Before you bite into that juicy hamburger, you might want to better understand how the meat industry creates, tests (or doesn’t test), then distributes ground beef. A detailed investigation by Michael Moss at the New York Times proves eating it is “still a gamble. Neither the system meant to make the meat safe, nor the meat itself, is what consumers have been led to believe.”
For one thing, food companies save money on ground beef by buying scraps of meat from multiple suppliers, instead of using cuts of whole meat. Two years ago, food giant Cargill was responsible for an outbreak of E. coli here in the states that left a woman paralyzed in the fall of 2007. The product responsible, “American Chef’s Selection Angus Beef Patties,” was made from a mixture of meat sources:
Grinding logs and other Cargill records show that the hamburgers were made from a mix of slaughterhouse trimmings and a mash-like product derived from scraps that were ground together at a plant in Wisconsin. The ingredients came from slaughterhouses in Nebraska, Texas and Uruguay, and from a South Dakota company that processes fatty trimmings and treats them with ammonia to kill bacteria.
What’s more troubling is that although the USDA recommends that grinders test each source of meat first for contamination, most don’t because it would eat into profits. That’s why Cargill never knew where the bad meat came from, even though it detected E. coli in a finished batch of burgers several months before the 2007 outbreak.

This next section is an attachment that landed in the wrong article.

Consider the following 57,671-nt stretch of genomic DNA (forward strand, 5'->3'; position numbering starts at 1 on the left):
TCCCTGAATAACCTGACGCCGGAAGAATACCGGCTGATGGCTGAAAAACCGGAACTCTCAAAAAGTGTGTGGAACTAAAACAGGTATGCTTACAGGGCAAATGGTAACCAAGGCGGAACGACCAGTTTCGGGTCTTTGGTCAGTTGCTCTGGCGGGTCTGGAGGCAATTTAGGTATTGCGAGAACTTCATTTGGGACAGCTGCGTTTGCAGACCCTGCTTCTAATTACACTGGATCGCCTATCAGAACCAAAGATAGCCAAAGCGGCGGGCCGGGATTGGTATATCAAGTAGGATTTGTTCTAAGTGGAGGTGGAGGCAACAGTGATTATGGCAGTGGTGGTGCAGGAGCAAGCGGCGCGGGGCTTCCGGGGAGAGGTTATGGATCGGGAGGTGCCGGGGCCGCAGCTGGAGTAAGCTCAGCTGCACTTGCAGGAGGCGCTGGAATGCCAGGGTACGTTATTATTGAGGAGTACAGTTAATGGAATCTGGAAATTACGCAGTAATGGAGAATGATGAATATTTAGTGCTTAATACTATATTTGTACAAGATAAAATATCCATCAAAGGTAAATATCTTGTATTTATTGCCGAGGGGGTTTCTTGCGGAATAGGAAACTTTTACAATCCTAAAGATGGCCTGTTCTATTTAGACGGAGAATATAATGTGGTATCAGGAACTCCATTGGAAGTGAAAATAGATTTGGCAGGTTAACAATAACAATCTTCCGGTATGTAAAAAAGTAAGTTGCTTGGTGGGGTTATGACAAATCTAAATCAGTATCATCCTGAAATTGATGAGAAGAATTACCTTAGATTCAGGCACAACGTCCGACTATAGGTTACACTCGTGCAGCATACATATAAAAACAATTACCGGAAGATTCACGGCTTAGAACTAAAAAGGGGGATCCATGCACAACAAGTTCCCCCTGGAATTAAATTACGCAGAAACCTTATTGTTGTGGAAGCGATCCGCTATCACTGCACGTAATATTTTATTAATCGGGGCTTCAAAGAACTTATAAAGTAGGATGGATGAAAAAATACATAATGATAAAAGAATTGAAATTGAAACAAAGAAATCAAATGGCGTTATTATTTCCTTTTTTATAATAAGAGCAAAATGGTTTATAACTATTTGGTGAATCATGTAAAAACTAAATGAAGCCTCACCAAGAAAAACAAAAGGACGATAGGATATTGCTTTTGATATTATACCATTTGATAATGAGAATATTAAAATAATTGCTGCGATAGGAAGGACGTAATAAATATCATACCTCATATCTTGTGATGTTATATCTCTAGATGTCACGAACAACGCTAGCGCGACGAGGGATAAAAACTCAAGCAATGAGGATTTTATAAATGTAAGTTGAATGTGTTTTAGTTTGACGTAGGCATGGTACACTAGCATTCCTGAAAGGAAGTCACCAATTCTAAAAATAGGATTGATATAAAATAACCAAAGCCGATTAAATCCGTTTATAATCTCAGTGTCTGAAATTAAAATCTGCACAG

The United States Department of Agriculture, which allows grinders to devise their own safety plans, has encouraged them to test ingredients first as a way of increasing the chance of finding contamination.
Unwritten agreements between some companies appear to stand in the way of ingredient testing. Many big slaughterhouses will sell only to grinders who agree not to test their shipments for E. coli, according to officials at two large grinding companies. Slaughterhouses fear that one grinder’s discovery of E. coli will set off a recall of ingredients they sold to others.
So does any company put safety over profits? Is there any way to find safe ground beef without having to buy steak yourself and pay a butcher to grind it? Try Costco. For the last 10 years, they’ve been voluntarily testing all of their meat before grinding.
Craig Wilson, Costco’s food safety director, said the company decided it could not rely on its suppliers alone. “It’s incumbent upon us,” he said. “If you say, ‘Craig, this is what we’ve done,’ I should be able to go, ‘Cool, I believe you.’ But I’m going to check.”
Costco said it had found E. coli in foreign and domestic beef trimmings and pressured suppliers to fix the problem. But even Costco, with its huge buying power, said it had met resistance from some big slaughterhouses. “Tyson will not supply us,” Mr. Wilson said. “They don’t want us to test.”
That’s why Costco sounds like one of the safest bets you can make if you buy ground beef. By comparison, a 2007 survey of grinders showed that only 6% of them followed Costco’s safety protocol of testing source meat before grinding, while half of them didn’t even bother to test the finished product.